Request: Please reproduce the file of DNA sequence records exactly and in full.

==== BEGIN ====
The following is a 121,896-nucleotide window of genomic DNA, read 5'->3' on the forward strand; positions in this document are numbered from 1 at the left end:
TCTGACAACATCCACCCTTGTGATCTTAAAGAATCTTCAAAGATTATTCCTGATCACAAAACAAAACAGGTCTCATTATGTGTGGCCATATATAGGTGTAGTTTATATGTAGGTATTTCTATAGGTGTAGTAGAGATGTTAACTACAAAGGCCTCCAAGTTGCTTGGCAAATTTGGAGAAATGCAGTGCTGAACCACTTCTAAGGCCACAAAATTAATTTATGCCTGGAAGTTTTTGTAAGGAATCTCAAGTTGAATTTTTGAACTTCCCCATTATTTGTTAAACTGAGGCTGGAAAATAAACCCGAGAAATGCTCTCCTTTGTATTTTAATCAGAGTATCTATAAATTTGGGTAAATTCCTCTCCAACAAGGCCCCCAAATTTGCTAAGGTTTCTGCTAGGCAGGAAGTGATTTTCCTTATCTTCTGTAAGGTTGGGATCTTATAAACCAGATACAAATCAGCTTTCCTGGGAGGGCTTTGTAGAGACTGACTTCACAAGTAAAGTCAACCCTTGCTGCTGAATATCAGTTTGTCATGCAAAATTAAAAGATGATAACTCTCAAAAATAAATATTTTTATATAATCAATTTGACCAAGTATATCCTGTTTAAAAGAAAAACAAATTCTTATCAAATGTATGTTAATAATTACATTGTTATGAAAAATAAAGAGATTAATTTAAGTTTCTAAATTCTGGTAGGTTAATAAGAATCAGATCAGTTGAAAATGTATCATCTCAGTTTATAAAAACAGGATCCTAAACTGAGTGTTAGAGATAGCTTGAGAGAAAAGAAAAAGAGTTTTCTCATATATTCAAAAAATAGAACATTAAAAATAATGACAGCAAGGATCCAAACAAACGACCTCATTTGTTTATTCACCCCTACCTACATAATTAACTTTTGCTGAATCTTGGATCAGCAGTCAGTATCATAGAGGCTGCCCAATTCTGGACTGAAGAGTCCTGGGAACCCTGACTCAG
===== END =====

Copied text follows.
The following is a 121,896-nucleotide window of genomic DNA, read 5'->3' on the forward strand; positions in this document are numbered from 1 at the left end:
TCTGACAACATCCACCCTTGTGATCTTAAAGAATCTTCAAAGATTATTCCTGATCACAAAACAAAACAGGTCTCATTATGTGTGGCCATATATAGGTGTAGTTTATATGTAGGTATTTCTATAGGTGTAGTAGAGATGTTAACTACAAAGGCCTCCAAGTTGCTTGGCAAATTTGGAGAAATGCAGTGCTGAACCACTTCTAAGGCCACAAAATTAATTTATGCCTGGAAGTTTTTGTAAGGAATCTCAAGTTGAATTTTTGAACTTCCCCATTATTTGTTAAACTGAGGCTGGAAAATAAACCCGAGAAATGCTCTCCTTTGTATTTTAATCAGAGTATCTATAAATTTGGGTAAATTCCTCTCCAACAAGGCCCCCAAATTTGCTAAGGTTTCTGCTAGGCAGGAAGTGATTTTCCTTATCTTCTGTAAGGTTGGGATCTTATAAACCAGATACAAATCAGCTTTCCTGGGAGGGCTTTGTAGAGACTGACTTCACAAGTAAAGTCAACCCTTGCTGCTGAATATCAGTTTGTCATGCAAAATTAAAAGATGATAACTCTCAAAAATAAATATTTTTATATAATCAATTTGACCAAGTATATCCTGTTTAAAAGAAAAACAAATTCTTATCAAATGTATGTTAATAATTACATTGTTATGAAAAATAAAGAGATTAATTTAAGTTTCTAAATTCTGGTAGGTTAATAAGAATCAGATCAGTTGAAAATGTATCATCTCAGTTTATAAAAACAGGATCCTAAACTGAGTGTTAGAGATAGCTTGAGAGAAAAGAAAAAGAGTTTTCTCATATATTCAAAAAATAGAACATTAAAAATAATGACAGCAAGGATCCAAACAAACGACCTCATTTGTTTATTCACCCCTACCTACATAATTAACTTTTGCTGAATCTTGGATCAGCAGTCAGTATCATAGAGGCTGCCCAATTCTGGACTGAAGAGTCCTGGGAACCCTGACTCAG